Chinese President Xi Jinping’s call for China to achieve common prosperity and narrow its wealth gap has had no impact so far on sales at LVMH Moët Hennessy Louis Vuitton, the world’s largest luxury group.
Analysts fear the policy, announced in August alongside a crackdown on “excessive incomes,” could deprive the luxury goods industry of its biggest motor. While shares of leading companies, including LVMH, fell sharply in the wake of Xi’s speech, the French conglomerate’s third-quarter sales suggest there has been little impact in its stores in China so far.
The luxury group posted revenues of 15.51 billion euros in the three months to Sept. 30, up 11 percent in organic terms versus 2019.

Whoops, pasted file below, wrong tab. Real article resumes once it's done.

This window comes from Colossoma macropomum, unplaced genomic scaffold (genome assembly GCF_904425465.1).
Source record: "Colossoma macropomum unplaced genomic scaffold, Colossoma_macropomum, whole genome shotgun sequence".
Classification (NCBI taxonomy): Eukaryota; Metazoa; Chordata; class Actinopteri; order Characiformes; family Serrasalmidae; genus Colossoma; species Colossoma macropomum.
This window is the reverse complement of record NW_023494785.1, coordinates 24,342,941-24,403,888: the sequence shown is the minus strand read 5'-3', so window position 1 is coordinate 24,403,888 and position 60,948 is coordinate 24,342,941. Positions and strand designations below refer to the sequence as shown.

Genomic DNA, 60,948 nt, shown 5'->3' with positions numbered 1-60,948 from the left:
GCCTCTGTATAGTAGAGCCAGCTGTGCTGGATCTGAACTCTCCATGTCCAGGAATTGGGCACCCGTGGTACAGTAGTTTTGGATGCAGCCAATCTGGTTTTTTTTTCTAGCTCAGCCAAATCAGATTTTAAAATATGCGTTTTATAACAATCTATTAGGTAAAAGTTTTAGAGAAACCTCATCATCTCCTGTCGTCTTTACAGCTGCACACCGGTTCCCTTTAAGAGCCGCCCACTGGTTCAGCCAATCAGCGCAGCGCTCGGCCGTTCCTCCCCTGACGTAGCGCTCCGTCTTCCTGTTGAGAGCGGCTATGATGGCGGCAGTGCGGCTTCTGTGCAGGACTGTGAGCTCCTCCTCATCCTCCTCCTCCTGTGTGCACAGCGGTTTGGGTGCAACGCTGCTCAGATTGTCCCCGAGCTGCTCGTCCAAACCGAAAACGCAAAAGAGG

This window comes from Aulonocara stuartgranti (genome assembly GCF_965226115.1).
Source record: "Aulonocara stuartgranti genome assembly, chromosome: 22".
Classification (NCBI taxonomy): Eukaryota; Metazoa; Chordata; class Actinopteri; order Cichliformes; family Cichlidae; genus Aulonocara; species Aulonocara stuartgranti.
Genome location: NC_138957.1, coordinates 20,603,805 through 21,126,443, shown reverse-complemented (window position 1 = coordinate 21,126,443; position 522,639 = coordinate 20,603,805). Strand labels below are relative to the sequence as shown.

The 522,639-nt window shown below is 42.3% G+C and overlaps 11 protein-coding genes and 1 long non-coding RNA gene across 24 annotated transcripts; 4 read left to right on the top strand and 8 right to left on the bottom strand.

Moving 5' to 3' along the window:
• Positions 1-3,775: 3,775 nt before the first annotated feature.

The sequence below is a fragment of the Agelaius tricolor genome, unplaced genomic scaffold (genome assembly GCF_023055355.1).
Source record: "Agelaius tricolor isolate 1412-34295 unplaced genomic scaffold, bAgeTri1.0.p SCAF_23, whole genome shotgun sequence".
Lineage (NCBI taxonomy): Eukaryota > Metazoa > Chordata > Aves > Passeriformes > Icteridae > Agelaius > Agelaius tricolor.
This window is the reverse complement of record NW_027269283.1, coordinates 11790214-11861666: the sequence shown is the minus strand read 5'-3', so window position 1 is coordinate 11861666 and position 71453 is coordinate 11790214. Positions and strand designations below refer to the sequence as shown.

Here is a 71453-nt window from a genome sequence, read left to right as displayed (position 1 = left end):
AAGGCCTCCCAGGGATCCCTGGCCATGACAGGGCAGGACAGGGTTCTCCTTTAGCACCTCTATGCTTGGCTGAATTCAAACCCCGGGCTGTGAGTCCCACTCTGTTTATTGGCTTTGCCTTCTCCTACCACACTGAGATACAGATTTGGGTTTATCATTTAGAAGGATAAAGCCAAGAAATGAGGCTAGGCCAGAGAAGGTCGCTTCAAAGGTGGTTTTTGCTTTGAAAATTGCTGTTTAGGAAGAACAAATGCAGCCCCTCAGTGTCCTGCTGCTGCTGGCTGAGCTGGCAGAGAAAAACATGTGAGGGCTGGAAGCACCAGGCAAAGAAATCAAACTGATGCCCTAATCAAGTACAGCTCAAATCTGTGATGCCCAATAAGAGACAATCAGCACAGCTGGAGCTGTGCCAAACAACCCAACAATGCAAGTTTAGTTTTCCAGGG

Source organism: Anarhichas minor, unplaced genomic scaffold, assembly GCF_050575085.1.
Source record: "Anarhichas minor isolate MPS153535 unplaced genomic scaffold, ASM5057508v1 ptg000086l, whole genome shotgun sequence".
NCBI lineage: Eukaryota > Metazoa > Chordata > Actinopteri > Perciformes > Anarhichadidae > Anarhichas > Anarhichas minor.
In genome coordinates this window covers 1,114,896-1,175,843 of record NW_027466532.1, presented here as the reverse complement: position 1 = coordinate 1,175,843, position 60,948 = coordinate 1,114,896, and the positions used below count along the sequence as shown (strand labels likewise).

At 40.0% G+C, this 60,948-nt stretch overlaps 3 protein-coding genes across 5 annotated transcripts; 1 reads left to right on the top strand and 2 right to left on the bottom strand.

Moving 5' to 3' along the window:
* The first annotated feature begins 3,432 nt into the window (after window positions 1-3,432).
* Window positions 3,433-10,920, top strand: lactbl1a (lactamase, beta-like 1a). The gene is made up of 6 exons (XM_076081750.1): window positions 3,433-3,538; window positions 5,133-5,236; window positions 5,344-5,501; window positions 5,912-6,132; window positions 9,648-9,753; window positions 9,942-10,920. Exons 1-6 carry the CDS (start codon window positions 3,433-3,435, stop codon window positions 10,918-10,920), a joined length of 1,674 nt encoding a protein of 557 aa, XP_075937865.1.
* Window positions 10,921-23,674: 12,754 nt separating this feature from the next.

Double-digit growth in Asia and the U.S. fueled growth at one of LVMH's star brands: Tiffany & Co. While the group did not break out the U.S. jeweler’s performance, Guiony reported good progress with the house since LVMH completed its acquisition in January for a record $15.8 billion.
Under the leadership of Ruba Abu-Nimah, its new executive creative director of marketing and communications, Tiffany is also reviewing all its product categories to determine what to keep and what to lose, the big cleaning has begun